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U.S. Department of State
1997 International Narcotics Control Strategy Report, March 1998

United States Department of State

Bureau for International Narcotics and Law Enforcement Affairs


Europe and Central Asia

SWITZERLAND

I. Summary

Switzerland is not a significant producer of narcotics, but has significant drug consumption problems and is a transit point for narcotics enroute to other European countries and occasionally in lesser amounts to the United States. Foreigners tend to dominate the illegal drug trafficking market. Switzerland continues progressive treatment programs aimed at hard-core addicts. In Autumn 1997, Swiss voters overwhelmingly rejected an abstinence-based initiative which would have significantly changed the current official drug policy. Swiss narcotics policy thus continues to rest on four pillars: prevention, therapy and rehabilitation, harm reduction, law enforcement and control. The Swiss have always considered law enforcement and prevention the core of their drug policy. Switzerland has taken firm measures to combat money laundering and cooperates with US officials and others toward this end. Swiss authorities continue to cooperate with international efforts to control the export of precursor chemicals.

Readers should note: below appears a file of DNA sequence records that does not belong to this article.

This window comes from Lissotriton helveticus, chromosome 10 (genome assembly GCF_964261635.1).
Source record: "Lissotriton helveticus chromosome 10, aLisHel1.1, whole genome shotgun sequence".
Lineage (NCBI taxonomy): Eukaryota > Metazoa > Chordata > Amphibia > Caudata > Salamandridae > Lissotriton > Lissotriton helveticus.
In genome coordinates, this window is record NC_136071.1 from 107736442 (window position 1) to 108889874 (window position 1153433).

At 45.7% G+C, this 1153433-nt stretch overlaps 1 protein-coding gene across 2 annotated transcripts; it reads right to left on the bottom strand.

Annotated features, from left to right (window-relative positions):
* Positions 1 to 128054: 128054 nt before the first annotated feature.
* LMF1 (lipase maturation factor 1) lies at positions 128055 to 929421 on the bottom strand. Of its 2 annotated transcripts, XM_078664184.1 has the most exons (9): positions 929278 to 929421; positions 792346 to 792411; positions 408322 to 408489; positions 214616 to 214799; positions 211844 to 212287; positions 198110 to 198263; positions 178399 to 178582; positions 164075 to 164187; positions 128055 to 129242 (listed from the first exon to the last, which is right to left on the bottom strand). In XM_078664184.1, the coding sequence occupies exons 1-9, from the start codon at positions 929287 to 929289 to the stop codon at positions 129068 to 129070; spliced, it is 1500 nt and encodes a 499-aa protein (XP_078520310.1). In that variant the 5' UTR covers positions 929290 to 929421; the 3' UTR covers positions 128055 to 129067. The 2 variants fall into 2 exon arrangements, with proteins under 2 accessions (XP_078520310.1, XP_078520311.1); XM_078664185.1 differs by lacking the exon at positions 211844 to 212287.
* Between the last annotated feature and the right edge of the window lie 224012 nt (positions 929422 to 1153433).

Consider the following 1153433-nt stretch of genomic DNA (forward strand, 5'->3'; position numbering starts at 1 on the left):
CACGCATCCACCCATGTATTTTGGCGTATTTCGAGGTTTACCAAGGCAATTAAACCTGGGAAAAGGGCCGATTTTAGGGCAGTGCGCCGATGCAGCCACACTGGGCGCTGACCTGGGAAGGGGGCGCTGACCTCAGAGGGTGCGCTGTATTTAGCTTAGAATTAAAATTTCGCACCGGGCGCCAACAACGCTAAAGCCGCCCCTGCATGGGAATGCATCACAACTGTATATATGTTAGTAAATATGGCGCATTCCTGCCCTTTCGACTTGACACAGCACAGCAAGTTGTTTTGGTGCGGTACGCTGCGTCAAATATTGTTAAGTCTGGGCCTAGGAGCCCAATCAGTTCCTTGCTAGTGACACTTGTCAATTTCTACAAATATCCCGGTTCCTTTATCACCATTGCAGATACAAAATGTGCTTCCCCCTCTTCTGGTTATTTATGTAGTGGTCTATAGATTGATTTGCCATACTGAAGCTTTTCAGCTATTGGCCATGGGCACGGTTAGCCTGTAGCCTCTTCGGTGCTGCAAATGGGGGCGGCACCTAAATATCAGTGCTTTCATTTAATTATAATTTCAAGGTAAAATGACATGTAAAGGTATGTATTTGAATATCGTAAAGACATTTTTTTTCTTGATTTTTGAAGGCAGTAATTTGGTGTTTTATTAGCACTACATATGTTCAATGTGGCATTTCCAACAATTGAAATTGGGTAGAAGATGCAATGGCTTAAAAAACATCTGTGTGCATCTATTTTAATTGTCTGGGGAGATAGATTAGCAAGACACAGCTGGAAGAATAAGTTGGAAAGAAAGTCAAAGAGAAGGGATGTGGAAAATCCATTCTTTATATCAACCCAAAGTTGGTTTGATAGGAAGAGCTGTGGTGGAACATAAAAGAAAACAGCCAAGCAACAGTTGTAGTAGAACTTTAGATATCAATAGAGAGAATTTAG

II. Status of Country

The Swiss government condemns the use of narcotics. Its current drug policy consists of prevention, therapy and rehabilitation, harm reduction, law enforcement and control.